Thursday, June 24, 1999

Fernald health concerns increase

Study finds more cancer than norm

The Cincinnati Enquirer

        People who lived near the Fernald uranium processing plant are still developing some forms of cancer at higher-than-expected rates even though the plant closed years ago, according to a medical report released Wednesday.

        High rates of urinary cancers, melanoma and prostate cancer were reported in a “preliminary” analysis of more than 8,500 Fernald neighbors who have participated in a court-established medical monitoring program. The analysis was conducted by University of Cincinnati researchers.

        And according to a separate study released Wednesday by the Centers for Disease Control and Prevention (CDC), radiation emitted from the site could cause an elevated incidence of leukemia among people who lived within 6.2 miles of the site while it was operating between 1951 and 1988.

        “When it comes to real cases of people dying, there's no denying that,” said Bob Hanavan, who represents residents of the Fernald Health Effects Subcommittee. “I feel kind of vindicated by these numbers.

        “It's real obvious to people living around here that something is terribly wrong.”

        These reports significantly expand the types of health risks that may be associated with the Fernald plant. Activists have contended for years that Fernald is linked to a variety of illnesses. But until now, the only health risk experts have linked to Fernald has been lung cancer.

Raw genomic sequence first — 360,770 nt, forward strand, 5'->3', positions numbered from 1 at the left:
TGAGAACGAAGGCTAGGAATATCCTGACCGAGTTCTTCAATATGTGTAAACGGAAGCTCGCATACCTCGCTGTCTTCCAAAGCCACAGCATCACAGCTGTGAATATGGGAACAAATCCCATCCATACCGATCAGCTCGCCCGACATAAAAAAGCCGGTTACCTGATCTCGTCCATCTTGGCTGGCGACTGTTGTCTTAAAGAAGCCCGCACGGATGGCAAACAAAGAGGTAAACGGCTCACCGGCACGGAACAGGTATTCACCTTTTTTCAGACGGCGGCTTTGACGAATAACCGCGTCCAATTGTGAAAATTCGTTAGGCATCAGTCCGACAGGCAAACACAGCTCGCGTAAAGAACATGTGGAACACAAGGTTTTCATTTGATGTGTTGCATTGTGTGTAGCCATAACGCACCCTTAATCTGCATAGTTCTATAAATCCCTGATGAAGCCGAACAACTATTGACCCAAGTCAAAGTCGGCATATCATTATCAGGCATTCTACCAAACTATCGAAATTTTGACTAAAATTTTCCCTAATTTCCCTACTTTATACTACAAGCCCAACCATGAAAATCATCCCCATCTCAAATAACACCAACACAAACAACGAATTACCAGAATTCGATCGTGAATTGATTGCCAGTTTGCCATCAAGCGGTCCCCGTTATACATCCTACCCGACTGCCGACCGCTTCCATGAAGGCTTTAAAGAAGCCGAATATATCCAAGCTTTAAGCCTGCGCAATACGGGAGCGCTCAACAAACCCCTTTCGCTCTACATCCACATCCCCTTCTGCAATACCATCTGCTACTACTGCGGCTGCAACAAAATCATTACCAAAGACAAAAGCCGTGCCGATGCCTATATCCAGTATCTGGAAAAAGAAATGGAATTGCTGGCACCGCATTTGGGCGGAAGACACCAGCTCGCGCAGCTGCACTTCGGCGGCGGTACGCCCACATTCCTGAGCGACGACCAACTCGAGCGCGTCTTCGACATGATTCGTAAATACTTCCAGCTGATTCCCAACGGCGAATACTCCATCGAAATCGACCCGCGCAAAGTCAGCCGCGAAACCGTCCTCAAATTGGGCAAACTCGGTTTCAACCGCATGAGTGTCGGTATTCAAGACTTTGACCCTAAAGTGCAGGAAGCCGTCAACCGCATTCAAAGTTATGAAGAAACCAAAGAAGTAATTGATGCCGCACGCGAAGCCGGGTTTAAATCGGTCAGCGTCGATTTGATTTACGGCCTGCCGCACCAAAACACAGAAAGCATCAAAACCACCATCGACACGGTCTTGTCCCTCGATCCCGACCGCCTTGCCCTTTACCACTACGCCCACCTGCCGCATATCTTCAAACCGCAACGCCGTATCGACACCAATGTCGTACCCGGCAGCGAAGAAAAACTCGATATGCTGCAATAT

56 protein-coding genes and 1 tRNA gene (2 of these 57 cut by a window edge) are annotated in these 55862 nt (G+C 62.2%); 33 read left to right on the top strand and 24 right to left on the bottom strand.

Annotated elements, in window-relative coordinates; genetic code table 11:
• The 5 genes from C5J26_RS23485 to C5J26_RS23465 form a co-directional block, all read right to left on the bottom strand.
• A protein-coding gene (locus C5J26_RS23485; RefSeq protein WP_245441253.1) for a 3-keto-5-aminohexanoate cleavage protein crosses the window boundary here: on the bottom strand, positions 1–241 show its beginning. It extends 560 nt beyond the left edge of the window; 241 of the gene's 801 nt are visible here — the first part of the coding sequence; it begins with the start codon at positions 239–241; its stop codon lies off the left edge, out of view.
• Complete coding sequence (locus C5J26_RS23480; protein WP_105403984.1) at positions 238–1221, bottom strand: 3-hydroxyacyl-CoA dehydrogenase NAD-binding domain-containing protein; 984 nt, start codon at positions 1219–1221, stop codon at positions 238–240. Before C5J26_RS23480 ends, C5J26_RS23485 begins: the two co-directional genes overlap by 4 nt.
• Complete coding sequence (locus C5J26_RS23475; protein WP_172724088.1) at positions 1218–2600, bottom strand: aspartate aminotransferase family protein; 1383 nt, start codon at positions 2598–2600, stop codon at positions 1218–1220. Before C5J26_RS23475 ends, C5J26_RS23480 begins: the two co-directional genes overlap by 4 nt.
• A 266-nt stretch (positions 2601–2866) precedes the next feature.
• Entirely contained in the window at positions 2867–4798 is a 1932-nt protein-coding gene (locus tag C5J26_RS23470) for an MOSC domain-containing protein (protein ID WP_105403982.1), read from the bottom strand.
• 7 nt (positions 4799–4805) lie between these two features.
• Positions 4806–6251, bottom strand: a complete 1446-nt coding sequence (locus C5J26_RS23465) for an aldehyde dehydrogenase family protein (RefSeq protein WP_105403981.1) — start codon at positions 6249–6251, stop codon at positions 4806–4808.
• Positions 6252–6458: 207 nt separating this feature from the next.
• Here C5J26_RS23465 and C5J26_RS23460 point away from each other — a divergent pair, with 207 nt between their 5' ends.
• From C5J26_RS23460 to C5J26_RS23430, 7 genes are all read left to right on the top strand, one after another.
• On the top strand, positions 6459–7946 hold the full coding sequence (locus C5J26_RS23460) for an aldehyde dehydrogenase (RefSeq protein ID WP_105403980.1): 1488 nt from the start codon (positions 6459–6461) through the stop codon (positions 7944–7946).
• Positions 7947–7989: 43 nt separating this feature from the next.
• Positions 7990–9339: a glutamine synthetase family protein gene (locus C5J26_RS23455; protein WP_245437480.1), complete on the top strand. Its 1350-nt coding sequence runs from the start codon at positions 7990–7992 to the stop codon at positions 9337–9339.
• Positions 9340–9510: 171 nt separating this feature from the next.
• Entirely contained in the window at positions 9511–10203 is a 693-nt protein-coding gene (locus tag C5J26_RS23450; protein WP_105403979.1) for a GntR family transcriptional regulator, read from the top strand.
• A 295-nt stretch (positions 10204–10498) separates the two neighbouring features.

“We're always apprehensive when we hear there's a little higher incidence of this and of that ... we've been saying for 15 years that this was the case,” said Lisa Crawford, founder of Fernald Residents For Environmental Safety and Health.

        “So while it's still painful and we hate to hear it, we expect it. We're kind of shock-proof at this point.”

        To experts, the new data on kidney and bladder cancers represented the strongest possible link to Fernald, in part because the statistics held up against several tests and because studies at other nuclear weapons sites have found similar results.

        “I must say I was a little surprised. This definitely needs to be explored further,” said Dr. Robert Wones, project director for the Fernald medical monitoring program. “If there was any bias in the study, it was that we looked at a population that was at least as healthy or possibly a little healthier than normal. So to find any increase (in cancer rates) is particularly remarkable.”

        Although that study does not say the additional cases of cancer found were caused by contamination from Fernald, studies along those lines are ongoing.

        The CDC estimated last year that more than 80 additional cancer deaths will occur among people living near Fernald when it was operational than in comparable population groups elsewhere.

        The CDC study also indicates there may be more cases of leukemia resulting from Fernald contamination.